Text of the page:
Meagher murder among worst of crimes: judge

For Supreme Court Justice Geoffrey Nettle, the brutal rape and murder of Jill Meagher as she was walking home after a night out with friends was one of the worst crimes imaginable.

Sentencing Adrian Ernest Bayley to life imprisonment with a minimum of 35 years on Wednesday, Justice Nettle said Bayley was a sexual deviant who had intended to murder Meagher, 29, either because she was threatening to call the police after being savagely raped or because he had taken a perverse pleasure in taking her life.

The judge said Bayley’s offending was particularly heinous and made worse by his attempts to conceal Meagher’s body and the fact he had raped and murdered the ABC employee while on parole.

Justice Nettle said the murder, in terms of moral culpability, ranked ”among the worst kinds conceivable” and Bayley had to be jailed for a very long time.

”You were larger and stronger than she and you used that physical advantage to dominate her,” the judge told Bayley.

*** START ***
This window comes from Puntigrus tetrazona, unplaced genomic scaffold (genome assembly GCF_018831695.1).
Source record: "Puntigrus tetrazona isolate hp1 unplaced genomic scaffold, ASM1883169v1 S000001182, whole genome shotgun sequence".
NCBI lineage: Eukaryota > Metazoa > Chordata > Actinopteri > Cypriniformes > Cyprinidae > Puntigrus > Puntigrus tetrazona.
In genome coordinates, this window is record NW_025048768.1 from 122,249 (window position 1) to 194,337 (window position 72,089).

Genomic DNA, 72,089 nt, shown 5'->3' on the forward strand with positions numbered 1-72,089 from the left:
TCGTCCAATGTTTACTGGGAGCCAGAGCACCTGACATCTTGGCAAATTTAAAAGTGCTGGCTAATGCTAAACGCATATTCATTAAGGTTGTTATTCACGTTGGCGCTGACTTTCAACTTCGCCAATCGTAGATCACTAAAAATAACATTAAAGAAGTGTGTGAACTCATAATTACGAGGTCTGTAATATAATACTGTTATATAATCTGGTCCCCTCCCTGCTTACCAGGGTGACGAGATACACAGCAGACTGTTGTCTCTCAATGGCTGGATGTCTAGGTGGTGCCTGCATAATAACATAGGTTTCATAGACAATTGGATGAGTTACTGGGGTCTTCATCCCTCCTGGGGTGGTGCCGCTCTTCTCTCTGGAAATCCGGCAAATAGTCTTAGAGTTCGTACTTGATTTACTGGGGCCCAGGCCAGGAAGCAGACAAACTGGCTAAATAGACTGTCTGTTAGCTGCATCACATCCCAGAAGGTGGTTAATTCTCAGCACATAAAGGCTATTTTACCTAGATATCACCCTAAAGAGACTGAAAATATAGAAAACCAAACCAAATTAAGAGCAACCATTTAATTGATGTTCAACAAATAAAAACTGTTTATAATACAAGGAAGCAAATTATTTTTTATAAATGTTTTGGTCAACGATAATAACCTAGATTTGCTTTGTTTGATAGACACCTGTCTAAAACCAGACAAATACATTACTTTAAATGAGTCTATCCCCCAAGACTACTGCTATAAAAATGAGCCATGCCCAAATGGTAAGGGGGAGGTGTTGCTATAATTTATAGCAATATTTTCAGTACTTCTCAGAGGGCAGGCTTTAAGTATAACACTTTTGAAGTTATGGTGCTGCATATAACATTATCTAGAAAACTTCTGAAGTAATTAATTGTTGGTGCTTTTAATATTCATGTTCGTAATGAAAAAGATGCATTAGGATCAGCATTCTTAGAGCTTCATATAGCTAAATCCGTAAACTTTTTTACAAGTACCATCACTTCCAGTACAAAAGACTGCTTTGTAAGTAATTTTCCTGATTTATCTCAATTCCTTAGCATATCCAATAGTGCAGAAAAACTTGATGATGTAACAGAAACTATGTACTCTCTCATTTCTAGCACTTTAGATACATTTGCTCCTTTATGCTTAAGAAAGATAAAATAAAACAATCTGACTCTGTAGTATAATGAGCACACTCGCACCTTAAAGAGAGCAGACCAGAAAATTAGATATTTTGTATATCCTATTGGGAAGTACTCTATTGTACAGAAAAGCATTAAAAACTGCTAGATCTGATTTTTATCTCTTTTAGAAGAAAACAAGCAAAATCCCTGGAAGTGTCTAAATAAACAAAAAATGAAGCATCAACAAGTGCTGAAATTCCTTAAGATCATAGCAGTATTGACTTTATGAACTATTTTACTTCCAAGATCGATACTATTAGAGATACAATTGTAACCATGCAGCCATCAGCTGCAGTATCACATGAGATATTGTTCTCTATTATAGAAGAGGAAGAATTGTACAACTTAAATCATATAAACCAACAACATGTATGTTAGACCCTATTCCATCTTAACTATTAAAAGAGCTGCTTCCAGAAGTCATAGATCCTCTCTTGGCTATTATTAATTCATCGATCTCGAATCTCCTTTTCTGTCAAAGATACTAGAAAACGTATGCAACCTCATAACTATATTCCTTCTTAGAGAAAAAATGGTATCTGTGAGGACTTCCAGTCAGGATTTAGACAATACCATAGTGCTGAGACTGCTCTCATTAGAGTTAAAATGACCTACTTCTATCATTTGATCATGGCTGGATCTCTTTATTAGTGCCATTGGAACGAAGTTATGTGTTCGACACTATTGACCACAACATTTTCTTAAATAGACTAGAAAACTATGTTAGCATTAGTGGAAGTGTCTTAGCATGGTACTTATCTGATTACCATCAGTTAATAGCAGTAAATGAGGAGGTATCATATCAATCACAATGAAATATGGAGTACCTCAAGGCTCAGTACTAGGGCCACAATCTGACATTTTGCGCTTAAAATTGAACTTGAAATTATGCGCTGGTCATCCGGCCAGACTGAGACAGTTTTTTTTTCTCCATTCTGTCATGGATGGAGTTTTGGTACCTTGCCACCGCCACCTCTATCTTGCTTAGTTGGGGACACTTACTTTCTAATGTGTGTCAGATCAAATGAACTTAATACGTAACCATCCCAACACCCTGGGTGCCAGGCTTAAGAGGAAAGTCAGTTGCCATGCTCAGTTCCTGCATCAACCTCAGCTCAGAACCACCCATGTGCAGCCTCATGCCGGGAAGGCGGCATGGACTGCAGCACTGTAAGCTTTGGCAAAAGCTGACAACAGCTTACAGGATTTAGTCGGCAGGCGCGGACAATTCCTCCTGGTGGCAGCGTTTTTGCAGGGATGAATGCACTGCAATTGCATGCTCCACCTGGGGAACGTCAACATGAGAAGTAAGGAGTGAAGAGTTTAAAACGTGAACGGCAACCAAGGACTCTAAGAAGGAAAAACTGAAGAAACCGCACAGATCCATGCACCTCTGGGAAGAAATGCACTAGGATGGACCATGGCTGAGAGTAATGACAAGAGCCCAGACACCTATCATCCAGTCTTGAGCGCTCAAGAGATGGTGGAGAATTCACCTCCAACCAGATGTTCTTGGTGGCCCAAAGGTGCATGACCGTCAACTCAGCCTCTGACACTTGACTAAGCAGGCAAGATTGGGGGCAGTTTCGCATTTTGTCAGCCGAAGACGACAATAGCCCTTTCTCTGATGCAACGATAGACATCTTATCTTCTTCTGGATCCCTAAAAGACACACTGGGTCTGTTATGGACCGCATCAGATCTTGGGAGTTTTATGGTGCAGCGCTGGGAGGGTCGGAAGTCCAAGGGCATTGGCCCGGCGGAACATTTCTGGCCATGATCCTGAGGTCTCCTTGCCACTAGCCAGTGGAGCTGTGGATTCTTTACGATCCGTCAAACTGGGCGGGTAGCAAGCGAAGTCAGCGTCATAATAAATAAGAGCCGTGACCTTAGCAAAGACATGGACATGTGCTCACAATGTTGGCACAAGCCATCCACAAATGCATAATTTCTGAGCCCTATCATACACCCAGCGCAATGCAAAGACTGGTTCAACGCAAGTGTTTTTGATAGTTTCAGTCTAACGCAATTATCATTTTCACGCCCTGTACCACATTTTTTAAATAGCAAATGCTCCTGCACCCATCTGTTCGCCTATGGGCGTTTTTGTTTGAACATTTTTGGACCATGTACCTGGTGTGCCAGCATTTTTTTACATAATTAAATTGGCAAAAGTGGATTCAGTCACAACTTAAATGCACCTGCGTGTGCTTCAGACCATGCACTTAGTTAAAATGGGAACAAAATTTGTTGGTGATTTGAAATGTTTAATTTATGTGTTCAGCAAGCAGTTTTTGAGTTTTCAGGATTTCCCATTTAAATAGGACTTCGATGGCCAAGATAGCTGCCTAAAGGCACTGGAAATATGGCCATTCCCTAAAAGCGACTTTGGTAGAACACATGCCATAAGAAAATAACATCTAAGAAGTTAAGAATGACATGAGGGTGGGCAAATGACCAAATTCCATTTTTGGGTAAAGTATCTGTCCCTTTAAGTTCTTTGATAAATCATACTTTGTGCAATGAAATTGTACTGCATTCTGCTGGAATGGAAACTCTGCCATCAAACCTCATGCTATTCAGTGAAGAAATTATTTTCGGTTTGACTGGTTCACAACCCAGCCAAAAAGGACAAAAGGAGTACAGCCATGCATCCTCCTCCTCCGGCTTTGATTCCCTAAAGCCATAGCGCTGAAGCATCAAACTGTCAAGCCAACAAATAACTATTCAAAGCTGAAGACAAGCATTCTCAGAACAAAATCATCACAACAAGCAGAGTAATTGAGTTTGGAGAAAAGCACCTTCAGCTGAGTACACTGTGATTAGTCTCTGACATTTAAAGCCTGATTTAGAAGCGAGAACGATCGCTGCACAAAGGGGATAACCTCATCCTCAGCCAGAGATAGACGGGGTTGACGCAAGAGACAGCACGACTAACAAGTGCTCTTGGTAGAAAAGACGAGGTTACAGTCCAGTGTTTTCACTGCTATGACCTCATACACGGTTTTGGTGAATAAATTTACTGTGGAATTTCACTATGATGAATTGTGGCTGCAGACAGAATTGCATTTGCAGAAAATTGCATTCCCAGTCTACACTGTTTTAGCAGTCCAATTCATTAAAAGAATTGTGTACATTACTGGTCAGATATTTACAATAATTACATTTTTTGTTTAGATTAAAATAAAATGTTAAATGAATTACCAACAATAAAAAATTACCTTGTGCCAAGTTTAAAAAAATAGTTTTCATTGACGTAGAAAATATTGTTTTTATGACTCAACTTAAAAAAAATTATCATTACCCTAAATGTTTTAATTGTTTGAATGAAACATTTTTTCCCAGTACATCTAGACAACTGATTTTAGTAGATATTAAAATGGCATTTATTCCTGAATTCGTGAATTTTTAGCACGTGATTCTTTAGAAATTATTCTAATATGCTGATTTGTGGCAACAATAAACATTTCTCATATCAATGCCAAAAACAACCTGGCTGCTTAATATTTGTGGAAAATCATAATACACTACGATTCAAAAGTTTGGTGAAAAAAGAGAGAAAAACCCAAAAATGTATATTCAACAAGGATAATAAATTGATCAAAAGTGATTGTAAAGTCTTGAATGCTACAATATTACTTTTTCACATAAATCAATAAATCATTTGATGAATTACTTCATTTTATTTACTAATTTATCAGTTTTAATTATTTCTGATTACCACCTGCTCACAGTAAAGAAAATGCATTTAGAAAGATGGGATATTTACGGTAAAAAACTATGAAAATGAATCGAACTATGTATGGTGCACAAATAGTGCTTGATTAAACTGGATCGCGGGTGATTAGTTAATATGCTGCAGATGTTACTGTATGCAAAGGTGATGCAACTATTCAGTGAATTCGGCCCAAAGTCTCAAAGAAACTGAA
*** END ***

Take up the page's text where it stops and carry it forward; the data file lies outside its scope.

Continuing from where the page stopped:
Meagher’s husband, Tom, her parents, George and Edith McKeon, and her brother, Michael, sat in court metres from Bayley, who was seated in the dock flanked by five security guards, to watch him being sentenced.

Outside the court in Melbourne George McKeon said: ”Jill lived a life full of family, friends and her beloved Tom. Jill was brutally raped and murdered and is never coming back … Police and prosecutors, we thank you.”

Justice Nettle said Bayley told psychologist James Ogloff that he had tried to kiss Meagher and touch her bottom outside a Brunswick laneway off Sydney Road at 1.38am on September 22 last year.

Meagher stepped back and slapping Bayley across the face. Bayley told Professor Ogloff he lost it and became outraged that she had rejected his advances.

Justice Nettle said Bayley was determined to have his way with Meagher and overpowered her and raped her where she stood.

Bayley strangled Meagher after she became angry with him following the rape, hit him with her mobile phone and threatened to call police. He claimed he later sat in the laneway crying and panicking after realising Meagher was no longer breathing.

The judge said psychological testing had revealed Bayley was not a psychopath but had a borderline personality disorder that manifested in rapid and extreme mood swings and, in particular, poorly controlled anger.

He said Meagher’s rape and murder had had ”profound, terrible effects on the lives of other people”.

Justice Nettle saw little reason to suppose Bayley would be rehabilitated, and set a non-parole period of 35 years as an incentive to try.

The original release of this article first appeared on the website of Hangzhou Night Net.